16th Century Observatory Inspires Artist’s Rooftop Pool | Home Design Find

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16th Century Observatory Inspires Artist’s Rooftop Pool

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This pool is really a weightless observation platform, or “knowledge device” on top of a house. “You feel that you’re floating in space,” says artist Gabriel Orozco.

“At night it’s very beautiful because you are in the center of this sphere. You can feel the temperature of the water and you even feel the gravity when you are in the center, and in one point everything around you is dark.”

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The artist’s obsession with the original measurements and exact proportions of the Jantar Mantar Astronomical Observatory built in 1724 in India, led to this beautiful recreation of its exact proportions on the coast of Mexico, which, like the observatory that inspired it, is as the artist put it, “a way of knowing the universe”. But it is something more than a recreation.

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“I would not call “mystical”, but it is true that it is not just a scientific instrument. The swimming pool, in a certain way, could be interpreted as a sort of in-between space. When you go upstairs to the roof, you have this central empty space and a complete view of the landscape”.

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Before creating the house, he and his family had been used to roughing it. They had camped on this very beach or others like it nearby. The holiday shelter he had long dreamed of is barely less nomadic than previous camp shelters on the nearby beaches. The artist’s work requires that he observe whales or birds that come there. Dolphins also have a very strong migration route along the Pacific coast.

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Stripped to the bare essentials of privacy and shelter, it is simply an observation platform, with just four simple rooms underneath; two bedrooms, a kitchen and a bathroom.

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All the four rooms just opens to the outside. The center is the pool. The whole concept – and also the circulation within, the distribution and the measurement of the rooms follow that original plan from 16th century India.

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Orozco engaged the talented Mexican architect Tatiana Bilboa who provided expert help with the building work: the technical drawings; permits, engineering and construction. She was surprised by the scope of the work:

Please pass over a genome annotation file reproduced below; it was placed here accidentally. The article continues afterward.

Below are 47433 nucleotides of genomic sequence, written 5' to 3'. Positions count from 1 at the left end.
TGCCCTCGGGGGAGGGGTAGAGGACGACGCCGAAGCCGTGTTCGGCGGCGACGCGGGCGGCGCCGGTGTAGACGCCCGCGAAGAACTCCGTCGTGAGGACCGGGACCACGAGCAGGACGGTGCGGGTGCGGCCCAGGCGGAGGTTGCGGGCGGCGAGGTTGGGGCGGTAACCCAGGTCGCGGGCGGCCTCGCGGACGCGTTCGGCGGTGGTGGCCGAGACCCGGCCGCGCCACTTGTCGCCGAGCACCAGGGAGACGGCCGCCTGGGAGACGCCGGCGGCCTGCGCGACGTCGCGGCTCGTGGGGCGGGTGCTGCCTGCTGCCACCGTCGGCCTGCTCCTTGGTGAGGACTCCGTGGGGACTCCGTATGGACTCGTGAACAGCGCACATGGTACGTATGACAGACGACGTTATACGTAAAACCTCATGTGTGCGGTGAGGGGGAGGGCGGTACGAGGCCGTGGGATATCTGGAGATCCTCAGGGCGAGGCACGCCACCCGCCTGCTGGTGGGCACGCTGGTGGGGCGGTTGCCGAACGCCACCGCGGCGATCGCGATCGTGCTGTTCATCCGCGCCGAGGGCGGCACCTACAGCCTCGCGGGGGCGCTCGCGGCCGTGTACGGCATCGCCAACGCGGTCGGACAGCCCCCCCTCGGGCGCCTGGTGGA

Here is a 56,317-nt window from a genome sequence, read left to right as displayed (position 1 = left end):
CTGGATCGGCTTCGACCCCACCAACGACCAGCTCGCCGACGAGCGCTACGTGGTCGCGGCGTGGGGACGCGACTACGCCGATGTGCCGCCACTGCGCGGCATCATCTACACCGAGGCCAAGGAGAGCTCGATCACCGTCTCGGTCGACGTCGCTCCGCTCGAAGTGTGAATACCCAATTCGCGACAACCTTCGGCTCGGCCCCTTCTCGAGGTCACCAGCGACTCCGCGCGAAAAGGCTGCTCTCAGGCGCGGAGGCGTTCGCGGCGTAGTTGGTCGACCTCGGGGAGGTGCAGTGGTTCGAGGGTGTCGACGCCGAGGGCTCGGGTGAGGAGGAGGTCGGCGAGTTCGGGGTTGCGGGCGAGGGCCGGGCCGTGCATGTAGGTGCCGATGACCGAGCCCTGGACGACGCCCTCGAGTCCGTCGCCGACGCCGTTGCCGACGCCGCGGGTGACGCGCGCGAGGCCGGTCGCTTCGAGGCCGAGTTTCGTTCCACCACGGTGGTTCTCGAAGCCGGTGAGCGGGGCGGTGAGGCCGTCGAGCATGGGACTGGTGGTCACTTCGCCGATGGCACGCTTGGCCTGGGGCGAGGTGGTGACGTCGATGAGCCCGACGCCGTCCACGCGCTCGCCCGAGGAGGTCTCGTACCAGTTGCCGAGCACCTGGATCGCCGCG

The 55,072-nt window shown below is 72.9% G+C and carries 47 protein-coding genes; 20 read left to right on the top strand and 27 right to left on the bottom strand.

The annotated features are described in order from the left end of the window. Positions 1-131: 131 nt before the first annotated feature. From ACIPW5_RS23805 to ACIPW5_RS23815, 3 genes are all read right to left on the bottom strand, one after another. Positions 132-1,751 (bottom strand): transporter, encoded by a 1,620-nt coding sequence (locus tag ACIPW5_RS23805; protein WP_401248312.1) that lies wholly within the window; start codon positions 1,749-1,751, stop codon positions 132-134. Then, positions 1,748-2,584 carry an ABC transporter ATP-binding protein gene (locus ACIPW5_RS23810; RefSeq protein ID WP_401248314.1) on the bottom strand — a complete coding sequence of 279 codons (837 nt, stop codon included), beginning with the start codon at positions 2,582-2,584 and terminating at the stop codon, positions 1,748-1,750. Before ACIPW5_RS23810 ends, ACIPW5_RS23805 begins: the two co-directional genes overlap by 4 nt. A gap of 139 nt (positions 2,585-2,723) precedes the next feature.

“Initially I suggested basing the overall shape on the way the observatory was put together, and then designing a proper domestic space which Gabriel could use on and off, as he pleased. But that wasn’t what Gabriel had in mind: he didn’t expect me to add anything new at all. He wanted us to physically reconstruct the New Delhi observatory and use his ideas to make it habitable”.

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The architect had to bear in mind that they would have only local workman to help, that the site was very difficult to reach, quite apart from the climatic, topographical and geographical conditions. All this made her think very carefully about logistics and entailed tough decisions about building materials: cast concrete, prefabricated blocks, whitewashed plasterwork and wood for the floors and door and window frames.

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The architect was surprised that Orozco also did not want to disguise the fact that the pool uses up a specific curved space in the center of the tiny house, leaving its shape imprinted on the rooms beneath.

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“It is not just a house. It is open to nature. You have a 360° view, there is no glass, it is open – of course you can close it with some planks of wood in case of hurricane or rain,” says Orozco. “Going to the beach and be really exposed to nature is really important for this house”.

Indeed. You arrive and you walk to the roof which is like an observation deck for the universe. Your carbon footprint within this simple dwelling? About zero.

Images: Arbitare

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One comment so far to “16th Century Observatory Inspires Artist’s Rooftop Pool”
  1. behzad Says:

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